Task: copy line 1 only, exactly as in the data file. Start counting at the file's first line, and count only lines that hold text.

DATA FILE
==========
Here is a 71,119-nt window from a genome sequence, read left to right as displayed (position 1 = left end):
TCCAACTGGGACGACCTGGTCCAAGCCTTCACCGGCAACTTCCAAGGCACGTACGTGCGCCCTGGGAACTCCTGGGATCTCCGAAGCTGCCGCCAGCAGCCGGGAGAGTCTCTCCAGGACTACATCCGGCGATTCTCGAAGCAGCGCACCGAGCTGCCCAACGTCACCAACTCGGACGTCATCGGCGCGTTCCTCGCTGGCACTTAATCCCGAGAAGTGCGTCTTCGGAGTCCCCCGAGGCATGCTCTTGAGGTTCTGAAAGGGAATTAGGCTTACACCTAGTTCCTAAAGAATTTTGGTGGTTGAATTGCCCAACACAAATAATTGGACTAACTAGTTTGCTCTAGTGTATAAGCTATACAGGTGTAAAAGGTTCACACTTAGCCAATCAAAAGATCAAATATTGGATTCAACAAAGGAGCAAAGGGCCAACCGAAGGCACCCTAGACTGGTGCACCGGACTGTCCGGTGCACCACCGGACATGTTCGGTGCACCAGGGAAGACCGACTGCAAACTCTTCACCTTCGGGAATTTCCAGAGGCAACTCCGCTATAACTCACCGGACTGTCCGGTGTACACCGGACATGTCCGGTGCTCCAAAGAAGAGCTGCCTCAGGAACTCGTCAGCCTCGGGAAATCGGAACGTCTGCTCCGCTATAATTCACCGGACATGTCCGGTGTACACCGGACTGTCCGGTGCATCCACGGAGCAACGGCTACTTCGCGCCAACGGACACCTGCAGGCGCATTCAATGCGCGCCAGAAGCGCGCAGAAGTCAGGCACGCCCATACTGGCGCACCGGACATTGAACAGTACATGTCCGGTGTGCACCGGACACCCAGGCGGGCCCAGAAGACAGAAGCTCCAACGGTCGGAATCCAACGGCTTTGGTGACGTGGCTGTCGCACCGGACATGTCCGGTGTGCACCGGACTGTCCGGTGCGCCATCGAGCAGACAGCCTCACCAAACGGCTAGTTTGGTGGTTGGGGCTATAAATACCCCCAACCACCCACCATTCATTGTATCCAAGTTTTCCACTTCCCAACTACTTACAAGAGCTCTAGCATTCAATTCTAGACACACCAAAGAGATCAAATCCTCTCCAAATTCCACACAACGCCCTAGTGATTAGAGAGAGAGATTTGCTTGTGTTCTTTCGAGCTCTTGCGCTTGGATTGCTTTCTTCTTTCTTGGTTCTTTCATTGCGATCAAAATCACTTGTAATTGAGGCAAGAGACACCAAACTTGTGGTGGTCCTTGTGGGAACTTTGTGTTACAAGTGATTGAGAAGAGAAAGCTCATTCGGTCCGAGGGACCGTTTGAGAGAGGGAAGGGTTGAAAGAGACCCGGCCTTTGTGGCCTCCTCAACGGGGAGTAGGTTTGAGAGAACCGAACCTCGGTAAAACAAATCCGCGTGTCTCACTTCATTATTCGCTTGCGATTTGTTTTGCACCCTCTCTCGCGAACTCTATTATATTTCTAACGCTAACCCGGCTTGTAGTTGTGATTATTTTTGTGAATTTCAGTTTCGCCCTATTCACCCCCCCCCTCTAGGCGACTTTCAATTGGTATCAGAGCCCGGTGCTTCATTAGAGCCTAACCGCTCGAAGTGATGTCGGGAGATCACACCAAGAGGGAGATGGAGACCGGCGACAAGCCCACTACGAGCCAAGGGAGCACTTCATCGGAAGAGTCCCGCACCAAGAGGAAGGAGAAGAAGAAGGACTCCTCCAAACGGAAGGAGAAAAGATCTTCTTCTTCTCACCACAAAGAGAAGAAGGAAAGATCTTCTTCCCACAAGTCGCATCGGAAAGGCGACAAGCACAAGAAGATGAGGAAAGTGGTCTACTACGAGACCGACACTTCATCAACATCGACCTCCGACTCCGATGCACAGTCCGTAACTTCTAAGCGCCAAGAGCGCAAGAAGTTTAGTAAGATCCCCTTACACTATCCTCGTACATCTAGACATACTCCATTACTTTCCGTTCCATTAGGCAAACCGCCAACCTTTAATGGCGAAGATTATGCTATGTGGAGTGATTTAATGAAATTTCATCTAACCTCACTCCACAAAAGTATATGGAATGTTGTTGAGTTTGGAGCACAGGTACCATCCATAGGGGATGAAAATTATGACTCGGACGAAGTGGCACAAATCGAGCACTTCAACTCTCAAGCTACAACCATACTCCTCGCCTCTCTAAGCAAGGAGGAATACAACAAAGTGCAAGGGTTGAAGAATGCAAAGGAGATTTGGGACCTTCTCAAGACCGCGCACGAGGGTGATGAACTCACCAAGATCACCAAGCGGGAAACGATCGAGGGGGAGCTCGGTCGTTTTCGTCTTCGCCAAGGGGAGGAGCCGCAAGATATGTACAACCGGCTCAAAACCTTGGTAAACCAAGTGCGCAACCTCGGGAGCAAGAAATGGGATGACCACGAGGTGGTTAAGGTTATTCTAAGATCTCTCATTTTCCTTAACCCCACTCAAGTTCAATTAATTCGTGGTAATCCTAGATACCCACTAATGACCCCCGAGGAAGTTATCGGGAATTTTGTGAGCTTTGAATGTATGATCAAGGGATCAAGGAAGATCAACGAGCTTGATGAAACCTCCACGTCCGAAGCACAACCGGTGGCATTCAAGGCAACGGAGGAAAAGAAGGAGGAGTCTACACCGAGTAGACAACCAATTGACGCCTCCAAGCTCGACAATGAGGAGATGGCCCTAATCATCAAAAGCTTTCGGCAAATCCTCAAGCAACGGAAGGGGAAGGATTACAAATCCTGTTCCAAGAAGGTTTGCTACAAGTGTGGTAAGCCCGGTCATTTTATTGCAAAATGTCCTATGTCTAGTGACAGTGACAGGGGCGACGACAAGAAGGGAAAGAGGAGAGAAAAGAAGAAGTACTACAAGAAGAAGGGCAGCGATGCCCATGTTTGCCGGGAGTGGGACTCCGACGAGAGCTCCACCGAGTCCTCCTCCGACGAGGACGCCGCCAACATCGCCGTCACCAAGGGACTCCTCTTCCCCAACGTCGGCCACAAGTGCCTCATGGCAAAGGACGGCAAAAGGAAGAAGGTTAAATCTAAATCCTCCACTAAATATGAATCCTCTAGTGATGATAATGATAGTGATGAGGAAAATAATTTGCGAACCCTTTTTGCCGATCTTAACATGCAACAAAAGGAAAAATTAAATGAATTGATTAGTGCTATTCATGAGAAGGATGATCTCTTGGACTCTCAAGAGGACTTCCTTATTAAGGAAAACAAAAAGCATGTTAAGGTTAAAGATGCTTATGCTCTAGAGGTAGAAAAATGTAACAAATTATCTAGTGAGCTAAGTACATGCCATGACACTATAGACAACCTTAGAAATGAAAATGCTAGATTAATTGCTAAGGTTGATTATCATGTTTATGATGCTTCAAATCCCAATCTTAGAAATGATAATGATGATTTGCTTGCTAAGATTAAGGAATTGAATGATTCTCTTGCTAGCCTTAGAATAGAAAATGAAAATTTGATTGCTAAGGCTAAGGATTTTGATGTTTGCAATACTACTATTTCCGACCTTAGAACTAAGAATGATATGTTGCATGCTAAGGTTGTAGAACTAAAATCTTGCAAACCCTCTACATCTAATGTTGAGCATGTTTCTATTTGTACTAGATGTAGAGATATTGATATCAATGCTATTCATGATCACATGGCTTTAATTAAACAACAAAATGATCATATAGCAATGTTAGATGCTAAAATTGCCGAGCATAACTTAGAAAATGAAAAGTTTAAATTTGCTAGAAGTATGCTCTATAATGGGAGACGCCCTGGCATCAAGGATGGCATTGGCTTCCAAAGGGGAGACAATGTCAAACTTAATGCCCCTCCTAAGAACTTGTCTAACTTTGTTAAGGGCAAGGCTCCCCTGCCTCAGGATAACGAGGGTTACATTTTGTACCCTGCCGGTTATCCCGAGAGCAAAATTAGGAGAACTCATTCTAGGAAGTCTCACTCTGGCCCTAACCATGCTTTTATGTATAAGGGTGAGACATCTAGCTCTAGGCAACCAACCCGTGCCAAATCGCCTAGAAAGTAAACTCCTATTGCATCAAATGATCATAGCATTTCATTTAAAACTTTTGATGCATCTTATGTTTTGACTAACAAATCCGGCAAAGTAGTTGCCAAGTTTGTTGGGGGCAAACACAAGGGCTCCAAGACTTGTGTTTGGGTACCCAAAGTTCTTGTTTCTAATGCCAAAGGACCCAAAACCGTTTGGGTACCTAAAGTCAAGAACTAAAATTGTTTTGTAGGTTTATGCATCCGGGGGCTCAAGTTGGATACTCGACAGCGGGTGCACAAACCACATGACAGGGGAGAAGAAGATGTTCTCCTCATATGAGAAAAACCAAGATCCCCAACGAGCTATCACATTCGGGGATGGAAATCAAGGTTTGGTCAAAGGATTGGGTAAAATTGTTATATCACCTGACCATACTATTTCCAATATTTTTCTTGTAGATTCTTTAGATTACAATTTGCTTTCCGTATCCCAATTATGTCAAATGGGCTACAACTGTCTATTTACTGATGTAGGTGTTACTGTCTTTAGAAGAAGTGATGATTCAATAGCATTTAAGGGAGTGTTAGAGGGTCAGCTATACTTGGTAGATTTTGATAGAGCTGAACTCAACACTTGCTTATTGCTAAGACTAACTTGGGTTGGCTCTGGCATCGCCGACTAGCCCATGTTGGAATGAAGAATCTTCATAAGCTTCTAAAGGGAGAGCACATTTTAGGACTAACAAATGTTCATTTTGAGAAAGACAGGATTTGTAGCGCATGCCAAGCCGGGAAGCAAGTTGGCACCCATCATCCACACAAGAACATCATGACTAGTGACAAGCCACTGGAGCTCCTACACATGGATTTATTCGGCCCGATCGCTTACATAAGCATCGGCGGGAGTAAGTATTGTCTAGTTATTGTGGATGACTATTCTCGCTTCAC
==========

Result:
Here is a 71,119-nt window from a genome sequence, read left to right as displayed (position 1 = left end):